Movie 43 (it’s a comedy anthology with the following segments)
Writer (for the most parts): Rocky Russo, Jeremy Sosenko, Steve Baker
The Thread (in the European version, that’s the framing device; in the US, I gather, it’s a different story)
Director: Bob Odenkirk
Cast: Devin Eash, Adam Cagley, Mark L. Young
Director: Peter Farrelly
Cast: Kate Winslet, Hugh Jackman
Director: Will Graham
Cast: Liev Schreiber, Naomi Watts, Jeremy Allen White
Director: Steve Carr
Cast: Chris Pratt, Anna Faris
Director: Griffin Dunne
Cast: Kieran Culkin, Emma Stone
Director: Steven Brill
Cast: Richard Gere, Kate Bosworth, Aasif Mandvi, Jack McBrayer
Superhero Speed Dating
Director: James Duffy
Cast: Justin Long, Jason Sudeikis, Uma Thurman, Kristen Bell, Bobby Cannavale, Leslie Bibb, John Hodgman
Director: Jonathan van Tulleken
Writer: Jonathan van Tulleken
Director: Elizabeth Banks
Cast: Chloe Moretz, Christopher Mintz-Plasse, Patrick Warburton, Matt Walsh
Director: Patrik Forsberg
Writer: Patrik Forsberg
Director: Brett Ratner
Cast: Johnny Knoxville, Seann William Scott, Gerard Butler
Truth or Dare
Director: Peter Farrelly, Patrik Forsberg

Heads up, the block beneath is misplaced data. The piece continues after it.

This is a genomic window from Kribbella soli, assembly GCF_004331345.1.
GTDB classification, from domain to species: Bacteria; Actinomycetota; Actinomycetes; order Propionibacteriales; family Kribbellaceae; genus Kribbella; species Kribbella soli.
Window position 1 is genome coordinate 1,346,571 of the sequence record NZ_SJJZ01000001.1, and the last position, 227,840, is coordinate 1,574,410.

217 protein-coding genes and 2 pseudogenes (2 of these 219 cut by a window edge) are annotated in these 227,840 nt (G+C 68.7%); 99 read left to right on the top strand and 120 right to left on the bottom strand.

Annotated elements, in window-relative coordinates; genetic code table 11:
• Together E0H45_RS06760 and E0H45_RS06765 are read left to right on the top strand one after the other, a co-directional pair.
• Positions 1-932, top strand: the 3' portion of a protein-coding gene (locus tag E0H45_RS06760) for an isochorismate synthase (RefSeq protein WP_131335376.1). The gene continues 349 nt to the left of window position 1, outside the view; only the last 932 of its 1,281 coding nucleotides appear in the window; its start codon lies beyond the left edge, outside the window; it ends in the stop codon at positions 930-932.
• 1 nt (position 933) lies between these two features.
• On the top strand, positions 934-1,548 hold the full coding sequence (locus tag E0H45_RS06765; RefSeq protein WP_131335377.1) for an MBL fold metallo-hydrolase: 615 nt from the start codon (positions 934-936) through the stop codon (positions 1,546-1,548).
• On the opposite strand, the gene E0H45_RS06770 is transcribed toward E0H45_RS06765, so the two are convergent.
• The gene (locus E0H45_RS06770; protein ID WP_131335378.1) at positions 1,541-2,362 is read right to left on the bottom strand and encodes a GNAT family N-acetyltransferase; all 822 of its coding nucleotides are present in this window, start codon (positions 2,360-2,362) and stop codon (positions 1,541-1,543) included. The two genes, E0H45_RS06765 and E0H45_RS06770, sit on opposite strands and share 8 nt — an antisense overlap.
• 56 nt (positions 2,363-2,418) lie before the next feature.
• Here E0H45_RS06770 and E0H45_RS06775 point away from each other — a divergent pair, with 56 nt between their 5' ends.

Cast: Stephen Merchant, Halle Berry
Director: Rusty Cundieff
Cast: Terrence Howard
Director: James Gunn
Cast: Elizabeth Banks, Josh Duhamel
Calvin (Mark L. Young) and his best friend JJ (Adam Cagley) wanted to trick his little brother Baxter (Devin Eash) by making him look for a supposedly banned film that doesn’t actually exist – Movie 43. But Baxter actually finds something, and as they move from clip to clip they come ever closer to the truth.
People, heed my warning. I thought that a movie with that cast couldn’t possible be as bad as the trailer. “There must be something there,” I thought. “Something redeeming. It can’t possibly be all dick jokes, scatological humor and misanthropy?” Now I laugh in the face of my naivité. Because that really is all there is to this film: people behaving like disgusting assholes and we’re supposed to laugh about it. And all that remains after seeing the film is a question: Why? Why would anybody want to make such a film? Why are any of the actors involved in this? Why would anybody think that shit is funny? WHYYYYY????
The Thread is actually the perfect framing device for this film. It is juvenile, nonsensical, has a surprising amount of incest and misogyny and isn’t funny in the least. Just like the rest of the film.
The Catch: Hugh Jackman and Kate Winslet on a date. Whatever could go wrong with that, even if he has a scrotum dangling from his chin? Well, it’s just not very funny. But at least it was one of the least offensive skits. So, yay?
Homeschooled: I really liked the idea of this bit – Liev Schreiber and Naomi Watts homeschooling their son (Jeremy Allen White) and including all the high-school bullying in their curriculum. Unfortunately it goes nowhere but, again, in the incest direction. And I would have appreciated to get to laugh. I didn’t.